Table 2:
Characteristics of hernias and intraoperative findings.

Data are expressed as mean ± standard deviation.

3 Results

All surgeries were successful. The operation time was 54.0 ± 18.8 minutes (range, 35–100 minutes). The length of hospital stay was 3.9 ± 1.1 days (range, 3–9 days). The follow-up duration was 18.2 ± 13.1 months (range, 3–60 months) after the operation with a 100% follow-up rate.

During surgery, of 73 patients, 19 experienced an automatic hernia content reduction after initiation of anesthesia with the usage of muscle relaxants. Forceps-assisted pulling was needed in 45 patients, and hernia sac incision was performed in 9 patients. Two patients with strangulated hernia underwent partial small bowel resection due to necrosis; 1 of these patients had wound fat liquefaction, and the wound eventually healed after repeated dressing changes. Postoperative hematoma or seroma within the groin area was observed in 32 patients subsequent to indirect hernia repair. The seromas were absorbed without intervention within 2 weeks in 20 patients. Twelve patients showed swelling of the scrotum with a hydrocele over 30 mL (confirmed by ultrasound) at 2 weeks after surgery and were treated by puncturing the hydrocele. Three patients experienced postoperative pain (visual analog scale >3), which was relieved within 2 months after using low-dose painkillers (ibuprofen or aspirin) or undergoing physiotherapy. No recurrence or bowel fistula was observed (Table 3).

Table 3:
Clinical status.

4 Discussion

The TAPP approach is a laparoscopic technique with superior achievement of fast postoperative recovery compared to open surgery and is utilized in simultaneous bilateral hernia treatment as well as for assessing hernia content. However, conventional wisdom may suggest that the TAPP approach not be applicable to incarcerated hernia or strangulated hernia, because of its long learning curve and demanding skill requirements.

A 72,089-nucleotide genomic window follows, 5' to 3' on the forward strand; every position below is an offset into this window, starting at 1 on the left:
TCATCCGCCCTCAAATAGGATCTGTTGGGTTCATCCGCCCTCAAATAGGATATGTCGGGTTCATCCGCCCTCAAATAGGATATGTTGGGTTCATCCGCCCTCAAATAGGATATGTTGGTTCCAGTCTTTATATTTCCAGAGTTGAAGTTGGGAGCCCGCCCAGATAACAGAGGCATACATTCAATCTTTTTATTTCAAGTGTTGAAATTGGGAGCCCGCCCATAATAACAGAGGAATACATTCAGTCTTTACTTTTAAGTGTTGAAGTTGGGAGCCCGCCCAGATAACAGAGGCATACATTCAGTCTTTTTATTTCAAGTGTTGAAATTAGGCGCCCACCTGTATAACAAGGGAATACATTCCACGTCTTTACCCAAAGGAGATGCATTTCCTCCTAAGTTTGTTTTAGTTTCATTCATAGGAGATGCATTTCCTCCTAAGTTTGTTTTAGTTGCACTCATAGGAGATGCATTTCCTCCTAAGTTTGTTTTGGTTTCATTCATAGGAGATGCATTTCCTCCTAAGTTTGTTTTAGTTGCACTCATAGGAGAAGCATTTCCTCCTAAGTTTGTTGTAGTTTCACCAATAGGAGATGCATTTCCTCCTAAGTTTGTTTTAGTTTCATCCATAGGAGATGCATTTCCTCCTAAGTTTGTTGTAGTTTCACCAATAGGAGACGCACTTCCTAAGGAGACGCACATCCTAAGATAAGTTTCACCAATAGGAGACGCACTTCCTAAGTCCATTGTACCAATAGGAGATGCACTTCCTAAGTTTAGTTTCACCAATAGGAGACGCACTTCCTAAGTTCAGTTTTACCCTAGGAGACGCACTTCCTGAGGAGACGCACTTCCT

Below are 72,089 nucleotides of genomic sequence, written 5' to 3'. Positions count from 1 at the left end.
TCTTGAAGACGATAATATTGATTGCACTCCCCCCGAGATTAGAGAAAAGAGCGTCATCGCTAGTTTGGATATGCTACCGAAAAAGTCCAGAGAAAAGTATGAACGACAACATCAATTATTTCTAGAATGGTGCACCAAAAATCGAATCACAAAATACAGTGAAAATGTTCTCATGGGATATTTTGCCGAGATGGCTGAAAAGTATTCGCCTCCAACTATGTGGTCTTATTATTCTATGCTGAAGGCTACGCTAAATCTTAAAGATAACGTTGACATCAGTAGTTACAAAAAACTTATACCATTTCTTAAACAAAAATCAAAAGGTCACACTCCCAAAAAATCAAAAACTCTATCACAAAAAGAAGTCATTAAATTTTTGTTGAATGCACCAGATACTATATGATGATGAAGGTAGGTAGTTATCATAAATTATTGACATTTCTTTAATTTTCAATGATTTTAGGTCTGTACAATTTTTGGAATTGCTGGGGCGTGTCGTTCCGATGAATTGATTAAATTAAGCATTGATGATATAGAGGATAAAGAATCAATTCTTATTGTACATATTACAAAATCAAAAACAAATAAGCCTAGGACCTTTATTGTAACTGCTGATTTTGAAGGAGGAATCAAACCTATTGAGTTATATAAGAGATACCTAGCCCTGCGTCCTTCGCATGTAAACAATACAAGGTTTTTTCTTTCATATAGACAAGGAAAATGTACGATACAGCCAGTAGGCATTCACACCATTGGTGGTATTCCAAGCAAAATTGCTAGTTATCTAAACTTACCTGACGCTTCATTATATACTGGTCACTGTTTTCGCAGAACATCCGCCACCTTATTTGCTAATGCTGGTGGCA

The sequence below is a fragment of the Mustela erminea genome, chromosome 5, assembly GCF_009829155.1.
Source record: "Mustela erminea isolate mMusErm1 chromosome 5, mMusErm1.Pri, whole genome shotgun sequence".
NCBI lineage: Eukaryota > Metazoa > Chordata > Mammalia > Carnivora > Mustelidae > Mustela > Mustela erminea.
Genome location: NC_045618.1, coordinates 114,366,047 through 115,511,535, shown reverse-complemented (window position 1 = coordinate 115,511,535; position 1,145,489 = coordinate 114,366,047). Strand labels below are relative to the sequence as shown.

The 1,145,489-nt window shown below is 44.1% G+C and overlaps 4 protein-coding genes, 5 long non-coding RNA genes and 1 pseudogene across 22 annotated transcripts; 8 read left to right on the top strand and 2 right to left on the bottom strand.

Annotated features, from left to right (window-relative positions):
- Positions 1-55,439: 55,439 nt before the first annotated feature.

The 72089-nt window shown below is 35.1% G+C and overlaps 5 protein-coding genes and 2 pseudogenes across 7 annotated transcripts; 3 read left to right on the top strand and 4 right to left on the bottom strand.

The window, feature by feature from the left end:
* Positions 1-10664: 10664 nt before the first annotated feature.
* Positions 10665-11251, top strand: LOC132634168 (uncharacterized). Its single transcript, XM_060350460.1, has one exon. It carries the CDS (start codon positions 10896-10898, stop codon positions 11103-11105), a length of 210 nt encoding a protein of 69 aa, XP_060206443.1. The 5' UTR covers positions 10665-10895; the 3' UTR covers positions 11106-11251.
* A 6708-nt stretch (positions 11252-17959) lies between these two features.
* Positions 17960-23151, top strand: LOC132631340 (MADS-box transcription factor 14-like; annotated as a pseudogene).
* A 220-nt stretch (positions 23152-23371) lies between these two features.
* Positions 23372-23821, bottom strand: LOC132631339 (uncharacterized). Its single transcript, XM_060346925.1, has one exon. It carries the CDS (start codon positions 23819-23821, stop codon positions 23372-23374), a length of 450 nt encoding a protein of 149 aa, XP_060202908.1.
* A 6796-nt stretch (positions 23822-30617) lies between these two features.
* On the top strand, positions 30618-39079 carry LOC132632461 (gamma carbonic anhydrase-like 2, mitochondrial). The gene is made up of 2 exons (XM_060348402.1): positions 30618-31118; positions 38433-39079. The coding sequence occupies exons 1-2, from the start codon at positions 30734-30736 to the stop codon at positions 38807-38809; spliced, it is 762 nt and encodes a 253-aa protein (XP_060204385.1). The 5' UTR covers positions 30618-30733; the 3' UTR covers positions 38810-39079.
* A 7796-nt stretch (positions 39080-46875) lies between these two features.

Currently, with a growing need for incessant improvement of surgical skills, we have started to use the TAPP approach for incarcerated hernia repair, because of its superiority in assessing gut viability. In open surgery, the incarcerated hernia content might return to the abdominal cavity due to the usage of narcotic drugs and muscle relaxants, and, accordingly, the incarcerated content always causes a dilemma for surgeons: should exploratory laparotomy be performed or not? Exploratory laparotomy searching for the incarcerated content might increase the risk of infection and extensive surgical trauma; however, if it is not performed, the potentially necrotic content might lead to bowel perforation, abdominal infection, and even deadly sepsis. Using the TAPP approach avoids this conundrum.[5] It can be successfully performed in most cases of inguinal hernia. However, for incarcerated hernia, there are some differences because of its particular pathophysiology. Based on the experience of our department, we can provide some guidance on applying this surgical technique.

4.1 Key technical points in the TAPP approach for incarcerated inguinal hernia repair

4.1.1 Hernia content reduction

During the TAPP procedure, most of the incarcerated content might have returned to the abdominal cavity automatically due to the use of narcotic drugs, muscle relaxants, or the force of gravity.[6] For those requiring intraoperative intervention, atraumatic forceps are strongly recommended to grasp the nonedematous mesenterium and pull back the incarcerated content, avoiding any bleeding or damage to the bowel. In case the incarcerated content cannot be reduced by simple pulling, the hernia sac should be instantly opened. For direct hernia, it is better to open the conjoined tendon or the outer rim of abdominal rectus muscle; for indirect hernia, we suggest dissecting from the upper lateral, which is safe and away from the inferior epigastric vessels as well as the triangle of doom; for femoral hernia, it is easier to open the inguinal ligament in the upper middle (Fig. 1). It should be noted that in some cases with long duration of hernia or previous usage of abdominal wall adhesives, there might be severe surrounding adhesions that cannot be dissected by simply opening the hernia sac. In this scenario, open surgery should be considered. After the hernia content returned into the abdominal cavity, the viability of the bowel should always be confirmed (Fig. 2).